What’s the faff factor? How much faff do you want? Brown has smartly recognised the different ways we approach cooking when struggling with our mental health. There are times when you need rich and comforting food quickly, but simply do not have the energy for anything complex – the Fancy Eggs that open Brown’s initial ‘Quick Pick-Me-Ups’ chapter look delicious, and will readily sate this desire.

At other times, the troubled mind relishes the escapism of cooking, and getting lost in more hands-on and prescriptive tasks like an elaborate recipe can help to fill that space. The ‘Keep-Your-Hands-Busy Cooking’ chapter, as well as confirming Brown’s fondness for the hyphen, is filled with these, from Bacon, Cheese and Chive Croquettes to Apricot and Amaretto Pastel de Nata.

How often will I cook from the book? There are lots of recipes here, though the nature of the chapter on nostalgic foods means that many dishes are very familiar. Brown offers nothing new in her recipes for various roast meats or ‘proper’ fish and chips. But those looking for recognisable flavours and simple, cosy meals will no doubt be able to dig something up regularly.

Killer recipes: Pork Meatballs with Creamy Mustard Broccoli and Orzo, Kedgeree Hash Browns, Apple and Pear Sweet ‘Dauphinoise’

Should I buy it? A lovely premise for a cookbook is let down a little by the underwhelming range of dishes on offer – though a few gems do shine through. The question is, who will enjoy this best? Fans of the Great British Bake Off will certainly discover a few recipes to quench their thirst, and those trying to understand how best to cook around their own mental health needs may draw a few scant ideas. Ultimately, this feels a little like a missed opportunity.

Cuisine: British
Suitable for: Beginner and confident home cooks
Cookbook Review Rating: Three stars

Buy this book
Happy Cooking: Easy uplifting meals and comforting treats
£22, Ebury Press

Review written by Stephen Rötzsch Thomas a Nottingham-based writer. Follow him on Twitter and Instagram at @srotzschthomas

Salted caramel-stuffed NYC cookies by Jane Dunn


When thinking of cookies, you may think crunchy, or you may think gooey and soft. But do you think a gooey soft centre of caramel? Well, you absolutely should! These
cookies have a molten caramel centre that is absolutely incredible, along with a salted cookie dough.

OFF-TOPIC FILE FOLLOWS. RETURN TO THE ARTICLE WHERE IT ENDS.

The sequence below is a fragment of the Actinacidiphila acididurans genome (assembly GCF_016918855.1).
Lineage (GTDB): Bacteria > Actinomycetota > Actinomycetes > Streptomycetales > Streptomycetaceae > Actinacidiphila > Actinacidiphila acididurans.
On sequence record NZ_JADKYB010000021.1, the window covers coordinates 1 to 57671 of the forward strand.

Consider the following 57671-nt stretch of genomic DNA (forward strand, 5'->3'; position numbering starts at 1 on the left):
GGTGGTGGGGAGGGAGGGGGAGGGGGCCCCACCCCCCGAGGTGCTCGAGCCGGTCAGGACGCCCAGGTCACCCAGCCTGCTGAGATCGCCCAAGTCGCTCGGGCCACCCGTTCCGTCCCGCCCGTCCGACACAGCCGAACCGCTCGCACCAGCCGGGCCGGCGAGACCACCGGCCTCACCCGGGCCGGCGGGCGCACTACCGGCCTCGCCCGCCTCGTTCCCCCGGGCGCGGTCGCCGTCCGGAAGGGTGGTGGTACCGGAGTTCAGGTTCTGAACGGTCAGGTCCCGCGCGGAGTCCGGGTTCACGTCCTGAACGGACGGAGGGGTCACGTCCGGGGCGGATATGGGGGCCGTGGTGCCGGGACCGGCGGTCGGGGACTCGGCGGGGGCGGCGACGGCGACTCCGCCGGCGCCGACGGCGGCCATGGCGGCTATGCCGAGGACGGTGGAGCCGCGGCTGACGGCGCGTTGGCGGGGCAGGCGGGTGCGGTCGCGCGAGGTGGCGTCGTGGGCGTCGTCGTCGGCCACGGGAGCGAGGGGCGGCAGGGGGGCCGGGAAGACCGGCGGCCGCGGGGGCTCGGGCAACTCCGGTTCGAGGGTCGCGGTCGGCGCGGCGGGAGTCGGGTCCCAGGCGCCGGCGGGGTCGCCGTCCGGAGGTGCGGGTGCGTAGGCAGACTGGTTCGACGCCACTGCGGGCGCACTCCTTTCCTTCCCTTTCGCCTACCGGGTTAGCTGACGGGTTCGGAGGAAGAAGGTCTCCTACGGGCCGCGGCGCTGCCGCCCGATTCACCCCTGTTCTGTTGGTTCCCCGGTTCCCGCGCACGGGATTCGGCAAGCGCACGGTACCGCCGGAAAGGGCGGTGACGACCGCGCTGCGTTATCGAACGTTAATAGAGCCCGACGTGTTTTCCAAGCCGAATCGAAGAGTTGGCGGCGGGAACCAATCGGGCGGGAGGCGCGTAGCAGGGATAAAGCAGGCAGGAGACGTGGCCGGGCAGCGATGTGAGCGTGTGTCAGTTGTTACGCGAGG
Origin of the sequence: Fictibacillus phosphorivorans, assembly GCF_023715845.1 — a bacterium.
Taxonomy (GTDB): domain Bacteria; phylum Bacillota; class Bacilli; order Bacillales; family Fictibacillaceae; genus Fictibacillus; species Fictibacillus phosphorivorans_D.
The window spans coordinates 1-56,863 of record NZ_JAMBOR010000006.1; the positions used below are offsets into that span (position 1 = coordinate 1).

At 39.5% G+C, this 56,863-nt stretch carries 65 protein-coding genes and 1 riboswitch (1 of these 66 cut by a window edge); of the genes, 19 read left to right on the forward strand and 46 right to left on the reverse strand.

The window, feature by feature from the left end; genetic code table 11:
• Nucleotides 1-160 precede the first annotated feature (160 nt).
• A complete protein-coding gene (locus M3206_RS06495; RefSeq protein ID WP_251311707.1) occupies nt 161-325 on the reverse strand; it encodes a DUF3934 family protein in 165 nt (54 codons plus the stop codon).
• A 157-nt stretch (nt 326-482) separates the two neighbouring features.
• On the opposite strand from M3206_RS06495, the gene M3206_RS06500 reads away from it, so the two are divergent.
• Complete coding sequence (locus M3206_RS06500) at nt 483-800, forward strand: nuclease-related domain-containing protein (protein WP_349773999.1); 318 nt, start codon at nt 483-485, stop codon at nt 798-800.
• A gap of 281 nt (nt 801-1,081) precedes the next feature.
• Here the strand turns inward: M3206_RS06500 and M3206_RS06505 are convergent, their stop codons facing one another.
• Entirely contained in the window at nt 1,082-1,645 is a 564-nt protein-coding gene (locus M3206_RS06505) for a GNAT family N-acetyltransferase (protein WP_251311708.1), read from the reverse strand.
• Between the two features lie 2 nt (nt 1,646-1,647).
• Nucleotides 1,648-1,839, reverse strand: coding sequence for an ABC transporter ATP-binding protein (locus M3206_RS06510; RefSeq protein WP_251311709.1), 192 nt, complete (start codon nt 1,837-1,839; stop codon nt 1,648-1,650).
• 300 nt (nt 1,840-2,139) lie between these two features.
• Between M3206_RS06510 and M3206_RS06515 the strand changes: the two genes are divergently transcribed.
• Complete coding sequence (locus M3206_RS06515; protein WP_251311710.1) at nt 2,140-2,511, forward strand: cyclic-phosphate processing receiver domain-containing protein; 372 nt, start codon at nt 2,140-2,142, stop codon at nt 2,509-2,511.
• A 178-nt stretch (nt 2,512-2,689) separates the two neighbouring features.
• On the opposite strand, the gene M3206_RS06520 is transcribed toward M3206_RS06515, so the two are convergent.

Makes: 8
Prep: 20 minutes
Chill: 30–60 minutes
Bake: 12–14 minutes
Cool: 30+ minutes
Lasts: 3–4 days, at room temperature

125g unsalted butter
175g soft light brown sugar
1 egg (medium or large)
1 tsp vanilla extract
300g plain flour
1½ tsp baking powder
½ tsp bicarbonate of soda
1 tsp sea salt
250g milk chocolate chips or chunks
8–16 soft caramel sweets

Beat the butter and soft light brown sugar together until creamy. Add the egg and vanilla extract and beat again. Add the plain flour, baking powder, bicarbonate of soda and sea salt and combine until a cookie dough is formed, then add the chocolate chips or chunks and mix until they are evenly distributed.

Portion your dough out into eight balls – each should weigh about 110g. Once rolled into balls, flatten slightly and put 1 or 2 soft caramels in the middle, then wrap the cookie dough around the caramels and re-roll into balls. Put into the freezer for at least 30 minutes, or in the fridge for an hour or so. While the cookie dough is chilling, preheat the oven to 200°C/180°C fan and line 2 baking trays with parchment paper.

Take your cookies out of the freezer or fridge and put onto the lined trays (I do four cookies per tray) and bake for 12–14 minutes. Once baked, leave the cookies to cool on the trays for at least 30 minutes as they will continue to bake while cooling.

You can substitute the caramels for spreads, such as chocolate and hazelnut spread or biscuit spread. Simply freeze teaspoons of spread for at least 30 minutes, then wrap the cookie dough around the frozen spread in the same way. The milk  chocolate can be switched to white or dark chocolate. Make the cookie dough chocolate by using 250g plain flour and adding 35g cocoa powder.

Cook more from this book
Banana, chocolate and hazelnut muffins by Jane Dunn
Chocolate Cherry Babka by Jane Dunn

Buy this book
Jane’s Patisserie: Deliciously customisable cakes, bakes and treats
£20, Ebury Press

Banana, chocolate and hazelnut muffins by Jane Dunn


Makes: 12
Prep: 15 minutes
Bake: 25 minutes
Cool: 1 hour
Lasts: 2–3 days, at room temperature

3 overripe medium bananas, mashed
200g soft light brown sugar
2 eggs
50ml sunflower or vegetable oil
1 tsp vanilla extract
275g self-raising flour
Pinch of salt
200g chocolate hazelnut spread

Preheat the oven to 190°C/170°C fan and get your muffin cases ready – I like to use tulip-style muffin cases. Put the mashed bananas, soft light brown sugar, eggs, oil and vanilla extract into a large bowl and whisk until smooth. Add the self-raising flour and salt and mix again until just combined – make sure you don’t overmix. Spoon the mixture evenly into the muffin cases; they should be about three-quarters full. Melt the chocolate hazelnut spread slightly in the microwave until smooth and add a teaspoonful to each muffin. Use a skewer to swirl this in slightly. Bake for about 25 minutes, or until they are baked through and springy to touch.

If you want these muffins to be extra chocolatey, you can add up to 175g chocolate chips into the mix, after you add the self-raising flour and salt. The chocolate hazelnut spread can be left out if you just want banana muffins – or you can spread some more on top after baking if you want an extra chocolate hazelnut boost! Use caster sugar instead of the soft light brown sugar if you want a lighter flavour. Baking with overripe bananas is the best – it means they don’t go to waste, and you get something delicious out of it. The bananas create a yummy flavour, as well as making part of the best muffin batter – so when you mix this with a bit of chocolate hazelnut spread, you have a winner. These muffins are always a hit, whether it’s for breakfast, a dessert or just because you fancy something sweet!

Cook more from this book
Salted caramel-stuffed NYC cookies by Jane Dunn
Chocolate Cherry Babka by Jane Dunn

Buy this book
Jane’s Patisserie: Deliciously customisable cakes, bakes and treats
£20, Ebury Press